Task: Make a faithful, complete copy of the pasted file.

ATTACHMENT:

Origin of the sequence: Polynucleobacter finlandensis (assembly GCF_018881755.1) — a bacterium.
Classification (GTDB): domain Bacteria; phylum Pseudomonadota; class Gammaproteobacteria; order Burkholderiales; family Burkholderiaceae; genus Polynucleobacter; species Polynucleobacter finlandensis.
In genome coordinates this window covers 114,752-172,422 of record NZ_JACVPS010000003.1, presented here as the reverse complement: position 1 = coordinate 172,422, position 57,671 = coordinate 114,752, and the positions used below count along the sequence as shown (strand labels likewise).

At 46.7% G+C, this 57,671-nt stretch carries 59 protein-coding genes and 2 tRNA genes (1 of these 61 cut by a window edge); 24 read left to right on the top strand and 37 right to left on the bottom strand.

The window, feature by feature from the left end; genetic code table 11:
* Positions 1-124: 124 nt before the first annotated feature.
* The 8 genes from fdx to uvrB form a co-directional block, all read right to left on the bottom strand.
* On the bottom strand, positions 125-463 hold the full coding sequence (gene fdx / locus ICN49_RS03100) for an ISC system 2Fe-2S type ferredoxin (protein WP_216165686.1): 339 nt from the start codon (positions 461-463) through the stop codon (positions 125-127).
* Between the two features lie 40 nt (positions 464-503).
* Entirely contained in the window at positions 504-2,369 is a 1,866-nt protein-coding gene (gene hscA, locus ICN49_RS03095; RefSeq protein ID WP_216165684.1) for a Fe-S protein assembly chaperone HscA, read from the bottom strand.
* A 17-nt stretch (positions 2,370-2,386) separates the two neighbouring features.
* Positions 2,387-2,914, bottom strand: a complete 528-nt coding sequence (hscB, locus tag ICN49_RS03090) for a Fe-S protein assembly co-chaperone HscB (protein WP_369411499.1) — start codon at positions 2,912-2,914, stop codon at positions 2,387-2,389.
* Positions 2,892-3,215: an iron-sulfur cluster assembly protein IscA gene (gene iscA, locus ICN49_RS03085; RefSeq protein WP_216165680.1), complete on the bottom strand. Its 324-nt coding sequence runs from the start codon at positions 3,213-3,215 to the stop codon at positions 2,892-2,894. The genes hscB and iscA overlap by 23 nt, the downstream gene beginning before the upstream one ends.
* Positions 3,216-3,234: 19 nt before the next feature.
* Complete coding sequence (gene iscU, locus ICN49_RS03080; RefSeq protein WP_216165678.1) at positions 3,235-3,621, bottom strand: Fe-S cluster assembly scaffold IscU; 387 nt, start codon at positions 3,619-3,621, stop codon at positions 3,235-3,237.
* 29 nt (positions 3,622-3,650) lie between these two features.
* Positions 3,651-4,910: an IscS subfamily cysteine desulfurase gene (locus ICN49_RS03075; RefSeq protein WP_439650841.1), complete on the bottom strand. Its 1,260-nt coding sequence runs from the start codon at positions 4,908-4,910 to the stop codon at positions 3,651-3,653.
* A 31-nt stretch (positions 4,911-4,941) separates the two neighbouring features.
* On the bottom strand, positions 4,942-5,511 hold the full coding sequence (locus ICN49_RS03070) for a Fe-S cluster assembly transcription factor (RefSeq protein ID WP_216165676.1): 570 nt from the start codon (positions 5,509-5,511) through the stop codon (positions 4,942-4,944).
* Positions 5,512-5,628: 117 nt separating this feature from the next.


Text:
Origin of the sequence: Polynucleobacter finlandensis (assembly GCF_018881755.1) — a bacterium.
Classification (GTDB): domain Bacteria; phylum Pseudomonadota; class Gammaproteobacteria; order Burkholderiales; family Burkholderiaceae; genus Polynucleobacter; species Polynucleobacter finlandensis.
In genome coordinates this window covers 114,752-172,422 of record NZ_JACVPS010000003.1, presented here as the reverse complement: position 1 = coordinate 172,422, position 57,671 = coordinate 114,752, and the positions used below count along the sequence as shown (strand labels likewise).

At 46.7% G+C, this 57,671-nt stretch carries 59 protein-coding genes and 2 tRNA genes (1 of these 61 cut by a window edge); 24 read left to right on the top strand and 37 right to left on the bottom strand.

The window, feature by feature from the left end; genetic code table 11:
* Positions 1-124: 124 nt before the first annotated feature.
* The 8 genes from fdx to uvrB form a co-directional block, all read right to left on the bottom strand.
* On the bottom strand, positions 125-463 hold the full coding sequence (gene fdx / locus ICN49_RS03100) for an ISC system 2Fe-2S type ferredoxin (protein WP_216165686.1): 339 nt from the start codon (positions 461-463) through the stop codon (positions 125-127).
* Between the two features lie 40 nt (positions 464-503).
* Entirely contained in the window at positions 504-2,369 is a 1,866-nt protein-coding gene (gene hscA, locus ICN49_RS03095; RefSeq protein ID WP_216165684.1) for a Fe-S protein assembly chaperone HscA, read from the bottom strand.
* A 17-nt stretch (positions 2,370-2,386) separates the two neighbouring features.
* Positions 2,387-2,914, bottom strand: a complete 528-nt coding sequence (hscB, locus tag ICN49_RS03090) for a Fe-S protein assembly co-chaperone HscB (protein WP_369411499.1) — start codon at positions 2,912-2,914, stop codon at positions 2,387-2,389.
* Positions 2,892-3,215: an iron-sulfur cluster assembly protein IscA gene (gene iscA, locus ICN49_RS03085; RefSeq protein WP_216165680.1), complete on the bottom strand. Its 324-nt coding sequence runs from the start codon at positions 3,213-3,215 to the stop codon at positions 2,892-2,894. The genes hscB and iscA overlap by 23 nt, the downstream gene beginning before the upstream one ends.
* Positions 3,216-3,234: 19 nt before the next feature.
* Complete coding sequence (gene iscU, locus ICN49_RS03080; RefSeq protein WP_216165678.1) at positions 3,235-3,621, bottom strand: Fe-S cluster assembly scaffold IscU; 387 nt, start codon at positions 3,619-3,621, stop codon at positions 3,235-3,237.
* 29 nt (positions 3,622-3,650) lie between these two features.
* Positions 3,651-4,910: an IscS subfamily cysteine desulfurase gene (locus ICN49_RS03075; RefSeq protein WP_439650841.1), complete on the bottom strand. Its 1,260-nt coding sequence runs from the start codon at positions 4,908-4,910 to the stop codon at positions 3,651-3,653.
* A 31-nt stretch (positions 4,911-4,941) separates the two neighbouring features.
* On the bottom strand, positions 4,942-5,511 hold the full coding sequence (locus ICN49_RS03070) for a Fe-S cluster assembly transcription factor (RefSeq protein ID WP_216165676.1): 570 nt from the start codon (positions 5,509-5,511) through the stop codon (positions 4,942-4,944).
* Positions 5,512-5,628: 117 nt separating this feature from the next.